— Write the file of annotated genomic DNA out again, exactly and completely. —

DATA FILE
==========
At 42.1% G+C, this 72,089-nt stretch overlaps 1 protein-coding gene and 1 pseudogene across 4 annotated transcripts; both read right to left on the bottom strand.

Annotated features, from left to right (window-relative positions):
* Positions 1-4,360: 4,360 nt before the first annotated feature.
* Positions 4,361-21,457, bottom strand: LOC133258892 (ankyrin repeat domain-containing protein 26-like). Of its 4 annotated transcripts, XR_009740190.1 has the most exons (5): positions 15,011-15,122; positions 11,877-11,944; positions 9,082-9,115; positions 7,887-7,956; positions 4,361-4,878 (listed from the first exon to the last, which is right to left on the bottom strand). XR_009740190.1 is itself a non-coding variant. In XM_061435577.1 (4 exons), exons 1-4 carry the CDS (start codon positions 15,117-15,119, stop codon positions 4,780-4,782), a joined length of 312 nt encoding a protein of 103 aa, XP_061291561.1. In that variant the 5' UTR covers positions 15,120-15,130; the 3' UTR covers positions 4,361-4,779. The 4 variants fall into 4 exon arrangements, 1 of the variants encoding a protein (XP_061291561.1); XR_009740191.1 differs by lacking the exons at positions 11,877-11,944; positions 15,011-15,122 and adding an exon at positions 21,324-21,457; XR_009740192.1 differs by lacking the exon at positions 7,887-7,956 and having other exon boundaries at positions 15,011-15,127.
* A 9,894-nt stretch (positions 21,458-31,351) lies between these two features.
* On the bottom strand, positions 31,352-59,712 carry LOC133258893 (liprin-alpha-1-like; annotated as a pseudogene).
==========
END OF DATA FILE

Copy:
At 42.1% G+C, this 72,089-nt stretch overlaps 1 protein-coding gene and 1 pseudogene across 4 annotated transcripts; both read right to left on the bottom strand.

Annotated features, from left to right (window-relative positions):
* Positions 1-4,360: 4,360 nt before the first annotated feature.
* Positions 4,361-21,457, bottom strand: LOC133258892 (ankyrin repeat domain-containing protein 26-like). Of its 4 annotated transcripts, XR_009740190.1 has the most exons (5): positions 15,011-15,122; positions 11,877-11,944; positions 9,082-9,115; positions 7,887-7,956; positions 4,361-4,878 (listed from the first exon to the last, which is right to left on the bottom strand). XR_009740190.1 is itself a non-coding variant. In XM_061435577.1 (4 exons), exons 1-4 carry the CDS (start codon positions 15,117-15,119, stop codon positions 4,780-4,782), a joined length of 312 nt encoding a protein of 103 aa, XP_061291561.1. In that variant the 5' UTR covers positions 15,120-15,130; the 3' UTR covers positions 4,361-4,779. The 4 variants fall into 4 exon arrangements, 1 of the variants encoding a protein (XP_061291561.1); XR_009740191.1 differs by lacking the exons at positions 11,877-11,944; positions 15,011-15,122 and adding an exon at positions 21,324-21,457; XR_009740192.1 differs by lacking the exon at positions 7,887-7,956 and having other exon boundaries at positions 15,011-15,127.
* A 9,894-nt stretch (positions 21,458-31,351) lies between these two features.
* On the bottom strand, positions 31,352-59,712 carry LOC133258893 (liprin-alpha-1-like; annotated as a pseudogene).